For the past eight years, America has been swept up in the fervor of personality cults. First it was the cult of Barack Obama, a Messianic figure who shattered the White House color barrier and drew adoring fans to project onto him their highest hopes of racial unity, hope, and economic progress.
Yet throughout his presidency, Obama did not, do what Harvard leadership professor Ronald Heifetz calls “give the work back to the people.” He used government as the means to achieve his agenda rather than fulfilling his campaign refrain that “We are the ones we have been waiting for.” Obama used the cudgel of federal authority to impose external mandates when many of the changes he sought could be significantly improved through behavioral, cultural changes and the free market.
He was seeking for what Heifetz calls “technical fixes” for “adaptive problems,” e.g. expanding Medicaid without accountability and assuming that would improve outcomes without the deeper behavioral changes of diet and exercise required to effectively improving people’s health (that is why data shows growing Medicaid doesn’t improve health outcomes). Expanding the welfare system is a technical fix that does not address the systemic, chronic problem of unraveling family structure driving the cycles of poverty, high school dropouts, gangs, and incarceration. If it did, we would have seen fewer of these chronic problems, not more, with the trillions of dollars spent since LBJ’s “War on Poverty.”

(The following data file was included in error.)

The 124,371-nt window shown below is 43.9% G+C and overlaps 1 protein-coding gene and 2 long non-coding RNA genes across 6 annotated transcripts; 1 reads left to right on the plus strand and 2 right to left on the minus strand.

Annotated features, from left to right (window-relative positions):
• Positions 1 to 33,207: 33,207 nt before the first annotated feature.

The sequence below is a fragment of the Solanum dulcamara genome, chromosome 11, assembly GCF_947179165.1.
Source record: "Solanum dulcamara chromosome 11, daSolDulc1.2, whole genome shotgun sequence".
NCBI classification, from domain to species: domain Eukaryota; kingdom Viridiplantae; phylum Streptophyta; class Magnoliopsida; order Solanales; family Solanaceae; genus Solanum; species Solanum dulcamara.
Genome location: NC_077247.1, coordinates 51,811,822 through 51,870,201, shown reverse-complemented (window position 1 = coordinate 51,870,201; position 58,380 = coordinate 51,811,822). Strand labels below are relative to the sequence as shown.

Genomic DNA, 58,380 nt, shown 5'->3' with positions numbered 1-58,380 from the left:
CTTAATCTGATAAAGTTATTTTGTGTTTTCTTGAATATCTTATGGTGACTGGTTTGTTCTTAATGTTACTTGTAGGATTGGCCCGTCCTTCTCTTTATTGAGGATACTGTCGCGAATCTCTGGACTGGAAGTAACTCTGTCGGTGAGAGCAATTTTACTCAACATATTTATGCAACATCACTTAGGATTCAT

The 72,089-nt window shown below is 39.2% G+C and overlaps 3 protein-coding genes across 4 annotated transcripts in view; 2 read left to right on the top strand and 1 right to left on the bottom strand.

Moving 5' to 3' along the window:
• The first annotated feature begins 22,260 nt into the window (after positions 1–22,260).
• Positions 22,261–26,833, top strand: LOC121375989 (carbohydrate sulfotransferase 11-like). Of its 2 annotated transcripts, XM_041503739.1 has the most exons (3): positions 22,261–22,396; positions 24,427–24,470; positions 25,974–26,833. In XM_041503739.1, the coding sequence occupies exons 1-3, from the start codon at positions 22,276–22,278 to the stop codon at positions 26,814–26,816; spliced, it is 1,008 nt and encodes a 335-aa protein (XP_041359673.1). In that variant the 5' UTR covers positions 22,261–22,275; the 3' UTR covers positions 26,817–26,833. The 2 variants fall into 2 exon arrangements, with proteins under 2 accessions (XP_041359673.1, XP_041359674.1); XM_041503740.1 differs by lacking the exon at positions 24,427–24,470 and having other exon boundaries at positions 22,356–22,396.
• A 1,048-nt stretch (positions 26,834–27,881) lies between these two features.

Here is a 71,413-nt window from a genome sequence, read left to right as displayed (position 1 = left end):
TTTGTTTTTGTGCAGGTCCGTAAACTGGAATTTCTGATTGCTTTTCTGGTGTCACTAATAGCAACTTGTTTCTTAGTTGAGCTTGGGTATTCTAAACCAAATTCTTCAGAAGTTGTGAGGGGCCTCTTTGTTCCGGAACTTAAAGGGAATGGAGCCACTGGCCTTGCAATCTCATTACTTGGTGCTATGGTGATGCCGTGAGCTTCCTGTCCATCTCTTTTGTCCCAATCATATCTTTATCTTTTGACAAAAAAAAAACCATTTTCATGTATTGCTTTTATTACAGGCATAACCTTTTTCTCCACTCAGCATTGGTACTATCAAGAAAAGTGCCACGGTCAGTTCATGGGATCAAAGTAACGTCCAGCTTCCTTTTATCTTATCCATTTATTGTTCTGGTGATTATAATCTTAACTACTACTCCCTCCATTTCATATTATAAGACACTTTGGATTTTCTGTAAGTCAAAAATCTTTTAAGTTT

America’s new personality cult is now built around Donald Trump, a man who is offering equally sweeping promises offered by him, the new Messiah. Why make the people do the work of making America great again when a strongman leader can do it for them? Rather than carefully, methodically adapting our populace to America’s shift away from manufacturing to an information-based economy, his trade wars are his technical fixes. Education and job retraining are what Americans need to adjust to the job flight abroad, but those just don’t sound byte as well as a bellicose denouncement of Mexican immigrants and Chinese trade deals. In debates he refuses to touch the impending fiscal collapse of entitlements and instead creates phony deficit reducing plans, exposed by Fox News in a recent debate.
During last night’s victory speech following Ohio Gov. John Kasich’s home state victory, he offered a salve for the country that would move us beyond the cult of personality. Kasich’s best line: “I will not take the low road to the highest office in the land.” Though he is far less entertaining or bombastic, Kasich’s wisdom would move us beyond the Messianic, cult mentality and into a self-actualized, compassionate citizenry.
“What I learned as a boy is that the spirit of America rests in us, it doesn’t rest in a big time politician,” he said. “You hire us to go do a job, but that’s not where our spirit is. Our spirit is within us, in believing in our efforts and that we can change the world and carve out a better future. Our job as Americans is to dig down and understand that purpose and never underestimate our ability to change the world in which we live.”
It’s appearing that neither the Democrats nor the Republicans can offer a candidate that can unify the country. Both frontrunners Hillary Clinton and Trump have strong negatives that would likely disqualify them from a broad-reaching coalition. Rumblings grow stronger that a third-party candidate could serve as a unifying force should it appear that Trump indeed takes the nomination. Kasich could be that anti-cult figure who reminds us of a simple truth: our power lies within ourselves.
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